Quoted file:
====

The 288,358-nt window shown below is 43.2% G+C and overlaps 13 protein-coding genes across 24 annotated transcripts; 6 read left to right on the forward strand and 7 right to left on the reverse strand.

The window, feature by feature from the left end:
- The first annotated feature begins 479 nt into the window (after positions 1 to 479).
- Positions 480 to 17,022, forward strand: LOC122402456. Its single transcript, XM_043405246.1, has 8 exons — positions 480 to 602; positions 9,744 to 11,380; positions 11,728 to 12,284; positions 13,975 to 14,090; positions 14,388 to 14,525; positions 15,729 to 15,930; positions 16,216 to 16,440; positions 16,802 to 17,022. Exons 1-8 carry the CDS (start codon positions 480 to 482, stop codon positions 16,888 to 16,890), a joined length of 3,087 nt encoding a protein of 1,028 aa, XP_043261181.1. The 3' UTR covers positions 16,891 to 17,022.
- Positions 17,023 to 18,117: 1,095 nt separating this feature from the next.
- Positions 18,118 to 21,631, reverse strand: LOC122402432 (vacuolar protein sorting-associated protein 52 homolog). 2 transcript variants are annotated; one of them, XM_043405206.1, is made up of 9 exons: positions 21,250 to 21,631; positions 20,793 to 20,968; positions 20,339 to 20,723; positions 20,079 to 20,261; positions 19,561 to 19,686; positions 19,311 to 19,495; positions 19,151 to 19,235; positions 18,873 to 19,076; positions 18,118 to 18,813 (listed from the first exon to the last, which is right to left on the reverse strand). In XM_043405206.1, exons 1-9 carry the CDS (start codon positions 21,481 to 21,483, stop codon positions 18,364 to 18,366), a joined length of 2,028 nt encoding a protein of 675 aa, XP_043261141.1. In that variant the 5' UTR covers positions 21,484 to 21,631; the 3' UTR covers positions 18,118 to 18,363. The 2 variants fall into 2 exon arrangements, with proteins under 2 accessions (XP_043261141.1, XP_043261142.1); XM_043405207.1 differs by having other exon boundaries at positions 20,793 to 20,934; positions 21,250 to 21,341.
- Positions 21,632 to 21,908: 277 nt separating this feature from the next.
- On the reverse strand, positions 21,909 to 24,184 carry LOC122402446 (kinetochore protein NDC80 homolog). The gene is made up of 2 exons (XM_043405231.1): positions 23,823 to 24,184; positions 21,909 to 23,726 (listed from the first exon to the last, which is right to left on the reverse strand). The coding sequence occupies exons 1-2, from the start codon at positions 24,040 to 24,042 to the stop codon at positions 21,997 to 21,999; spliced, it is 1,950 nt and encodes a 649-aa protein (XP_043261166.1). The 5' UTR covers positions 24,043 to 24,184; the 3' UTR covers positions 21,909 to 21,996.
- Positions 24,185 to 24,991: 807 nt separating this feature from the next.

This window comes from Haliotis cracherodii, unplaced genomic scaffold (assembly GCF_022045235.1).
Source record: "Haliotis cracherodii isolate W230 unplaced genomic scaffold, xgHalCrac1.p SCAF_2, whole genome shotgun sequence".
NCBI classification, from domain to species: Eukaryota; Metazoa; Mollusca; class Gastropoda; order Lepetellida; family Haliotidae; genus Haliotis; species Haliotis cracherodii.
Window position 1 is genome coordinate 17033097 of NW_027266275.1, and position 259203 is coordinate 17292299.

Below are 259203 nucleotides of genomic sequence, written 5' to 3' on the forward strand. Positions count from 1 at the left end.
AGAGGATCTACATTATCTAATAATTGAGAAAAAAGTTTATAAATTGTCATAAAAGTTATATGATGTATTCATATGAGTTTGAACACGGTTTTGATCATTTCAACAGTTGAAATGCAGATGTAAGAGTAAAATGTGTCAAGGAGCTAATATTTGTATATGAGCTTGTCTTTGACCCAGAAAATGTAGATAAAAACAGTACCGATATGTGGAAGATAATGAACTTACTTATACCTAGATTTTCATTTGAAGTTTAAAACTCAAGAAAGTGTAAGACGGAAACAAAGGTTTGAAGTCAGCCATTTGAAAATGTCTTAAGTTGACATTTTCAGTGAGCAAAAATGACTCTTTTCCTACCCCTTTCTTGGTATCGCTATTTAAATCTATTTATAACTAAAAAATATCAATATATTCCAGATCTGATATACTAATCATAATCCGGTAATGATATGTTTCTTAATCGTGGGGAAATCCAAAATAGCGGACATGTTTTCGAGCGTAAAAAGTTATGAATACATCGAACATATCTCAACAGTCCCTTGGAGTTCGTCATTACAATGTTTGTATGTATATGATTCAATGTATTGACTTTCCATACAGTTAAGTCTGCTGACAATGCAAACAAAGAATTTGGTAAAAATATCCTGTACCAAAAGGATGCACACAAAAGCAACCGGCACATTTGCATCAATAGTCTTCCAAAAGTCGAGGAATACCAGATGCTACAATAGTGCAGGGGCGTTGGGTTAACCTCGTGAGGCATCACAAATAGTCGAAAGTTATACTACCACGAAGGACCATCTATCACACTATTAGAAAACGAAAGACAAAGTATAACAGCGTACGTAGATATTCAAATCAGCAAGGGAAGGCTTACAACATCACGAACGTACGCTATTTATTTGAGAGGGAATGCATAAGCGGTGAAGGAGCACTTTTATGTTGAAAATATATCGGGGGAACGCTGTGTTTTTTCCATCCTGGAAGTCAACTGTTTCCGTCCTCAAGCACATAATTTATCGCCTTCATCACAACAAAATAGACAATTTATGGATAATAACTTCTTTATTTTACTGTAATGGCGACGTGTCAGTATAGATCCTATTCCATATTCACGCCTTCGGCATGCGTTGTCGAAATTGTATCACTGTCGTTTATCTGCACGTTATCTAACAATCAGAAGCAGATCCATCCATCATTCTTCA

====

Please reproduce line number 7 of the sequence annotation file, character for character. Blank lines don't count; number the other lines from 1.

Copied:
- Positions 21,632 to 21,908: 277 nt separating this feature from the next.